I FEEL THE NEED, THE NEED, FOR SPEED
Allow me to pose a notion to you. The fastest part of any track is a straight. To the extent that this is true, would you agree that increasing the speed you travel along a straight will lower your lap time? If you answered yes, your next question might relate to how you achieve this. The answer is simple. Hold the throttle open.
I can hear many of you saying, ‘well, der’. It may seem like a simple notion; however, for many, holding the throttle 100 per cent open can be daunting. Opening any throttle to 100 per cent is no joke, and on a modern litre bike, especially so.
Let’s be honest, it can be scary to hold the throttle fully open. This is a natural reaction to a situation that many may not have experienced, particularly those new to the track environment. Out on the road, a certain percentage of riders might venture into the full-throttle zone. However, I would wager the vast majority roll out of it well before the threat of a sudden stop or loss of license reverses their throttle hand.
It’s easier to gain time on the straights. By ensuring you reach 100 per cent throttle on every straight, you increase your average speed for the lap. Put simply, you are covering more distance in less time.
All you have to do is twist that grip and hold on. Try making an equivalent speed increase through a corner (of any sort) and see what happens. Hello, ambulance.
Mid-corner – no place to make up time
In addition, it is safer to pass other riders on the straight. Countless incidents at a track day occur when riders are attempting passes into, through or exiting corners. Take your risk way down by pinning that throttle and passing on the straight.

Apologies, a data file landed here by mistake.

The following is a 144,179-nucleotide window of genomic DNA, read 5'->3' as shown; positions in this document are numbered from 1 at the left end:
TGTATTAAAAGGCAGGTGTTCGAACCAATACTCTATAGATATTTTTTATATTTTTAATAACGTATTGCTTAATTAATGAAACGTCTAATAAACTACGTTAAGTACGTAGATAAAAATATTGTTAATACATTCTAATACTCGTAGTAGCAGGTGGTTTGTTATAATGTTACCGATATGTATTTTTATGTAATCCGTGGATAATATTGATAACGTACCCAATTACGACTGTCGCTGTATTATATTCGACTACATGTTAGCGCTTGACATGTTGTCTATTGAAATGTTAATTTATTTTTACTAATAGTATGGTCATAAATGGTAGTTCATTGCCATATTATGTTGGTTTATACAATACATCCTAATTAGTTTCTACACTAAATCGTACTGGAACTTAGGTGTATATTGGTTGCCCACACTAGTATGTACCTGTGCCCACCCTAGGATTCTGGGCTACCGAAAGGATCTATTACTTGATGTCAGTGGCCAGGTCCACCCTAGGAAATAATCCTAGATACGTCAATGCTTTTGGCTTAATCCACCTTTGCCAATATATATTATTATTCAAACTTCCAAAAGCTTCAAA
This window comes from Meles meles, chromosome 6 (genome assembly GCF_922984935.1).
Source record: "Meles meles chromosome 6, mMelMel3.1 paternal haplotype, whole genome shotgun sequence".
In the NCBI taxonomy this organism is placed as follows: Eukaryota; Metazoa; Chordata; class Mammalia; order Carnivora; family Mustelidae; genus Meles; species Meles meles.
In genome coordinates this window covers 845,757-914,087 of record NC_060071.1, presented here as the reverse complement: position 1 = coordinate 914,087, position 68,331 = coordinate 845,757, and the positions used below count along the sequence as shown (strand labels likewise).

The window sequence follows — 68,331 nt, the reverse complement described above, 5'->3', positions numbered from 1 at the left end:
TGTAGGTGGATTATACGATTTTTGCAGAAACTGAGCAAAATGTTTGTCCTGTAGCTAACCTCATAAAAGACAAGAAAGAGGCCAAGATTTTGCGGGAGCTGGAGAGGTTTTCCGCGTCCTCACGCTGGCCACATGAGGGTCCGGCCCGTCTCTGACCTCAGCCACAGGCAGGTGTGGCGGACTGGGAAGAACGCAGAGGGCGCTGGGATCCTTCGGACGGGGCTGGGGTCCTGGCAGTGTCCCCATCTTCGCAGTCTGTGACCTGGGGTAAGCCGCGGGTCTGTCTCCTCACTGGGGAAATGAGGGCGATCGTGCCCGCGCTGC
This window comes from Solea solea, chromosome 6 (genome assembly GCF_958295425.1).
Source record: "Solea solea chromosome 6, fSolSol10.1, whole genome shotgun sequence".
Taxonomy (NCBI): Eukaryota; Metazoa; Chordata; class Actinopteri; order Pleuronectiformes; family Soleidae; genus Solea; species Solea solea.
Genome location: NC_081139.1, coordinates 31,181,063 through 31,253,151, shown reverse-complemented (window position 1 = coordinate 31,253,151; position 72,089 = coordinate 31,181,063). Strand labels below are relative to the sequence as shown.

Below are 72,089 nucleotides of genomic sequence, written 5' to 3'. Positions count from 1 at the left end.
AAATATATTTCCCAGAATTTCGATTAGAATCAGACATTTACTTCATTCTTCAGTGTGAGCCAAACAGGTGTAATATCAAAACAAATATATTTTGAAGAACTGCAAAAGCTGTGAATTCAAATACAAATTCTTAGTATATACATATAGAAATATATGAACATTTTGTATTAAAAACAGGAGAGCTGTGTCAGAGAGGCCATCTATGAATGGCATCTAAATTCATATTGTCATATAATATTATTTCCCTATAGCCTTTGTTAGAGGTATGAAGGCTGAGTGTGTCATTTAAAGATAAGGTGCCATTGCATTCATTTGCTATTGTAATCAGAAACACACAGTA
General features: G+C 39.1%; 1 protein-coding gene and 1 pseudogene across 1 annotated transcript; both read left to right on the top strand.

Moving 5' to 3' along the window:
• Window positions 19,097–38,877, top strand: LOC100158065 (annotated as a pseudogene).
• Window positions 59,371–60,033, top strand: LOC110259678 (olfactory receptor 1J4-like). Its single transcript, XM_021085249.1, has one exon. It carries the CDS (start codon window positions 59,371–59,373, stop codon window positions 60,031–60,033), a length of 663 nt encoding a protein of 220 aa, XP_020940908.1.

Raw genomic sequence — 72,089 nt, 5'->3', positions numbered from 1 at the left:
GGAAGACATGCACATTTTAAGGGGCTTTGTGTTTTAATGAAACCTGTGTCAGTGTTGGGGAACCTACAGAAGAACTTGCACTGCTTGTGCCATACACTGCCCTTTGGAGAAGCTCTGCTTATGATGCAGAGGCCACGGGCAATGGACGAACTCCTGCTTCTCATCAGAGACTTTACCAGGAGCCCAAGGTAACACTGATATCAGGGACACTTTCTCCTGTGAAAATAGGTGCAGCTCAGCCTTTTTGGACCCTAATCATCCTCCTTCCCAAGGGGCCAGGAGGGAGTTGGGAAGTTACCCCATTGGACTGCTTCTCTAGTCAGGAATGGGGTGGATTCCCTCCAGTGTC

GET TO THE REDLINE
It is essential to rev your engine to its redline (but not beyond it) to maximise your speed. This ensures you extract the maximum amount of power your motorcycle has to offer, thus propelling you to the highest possible speed in the shortest possible time.
However, be careful not to over-rev your engine (keep it off the rev-limiter), as this is not good for two reasons. Firstly, it is not kind to your motor and could reduce the longevity of the engine. Secondly, peak power and torque generally occur a little before redline, so there is no power to be gained in revving beyond the rev limiter.
EASE INTO IT
If you feel uncomfortable twisting the throttle to 100%, ease into it by short-shifting. The key is to get that throttle fully turned to the stop. Work up to the redline by shifting a few thousand RPM (or more) below the redline until you get comfortable with putting that throttle to the stop. As you get used to it, push your shift point further up the rev range until you can intuitively hit peak revs like Luke Skywalker using the force to destroy the Death Star.
Passing in corners is risky
Using full throttle is all well and good, but don’t get too greedy too early. Make sure you have reduced your lean angle to the point where full throttle is safe. And don’t forget roll the throttle on smoothly and progressively. This will give the rear tyre the best chance of maximising available traction and work to minimise front end lift.
GET AT IT!
On the track, we are not faced with the same traction limits as on the road. The problem is, many are hesitant to twist that grip all the way, while others think they are doing it when in reality, they are not. But if you can push through the fear and maximise your acceleration and speed by getting to full throttle as early as possible, you are guaranteed to lower your lap times.
Besides, using full throttle is fun!
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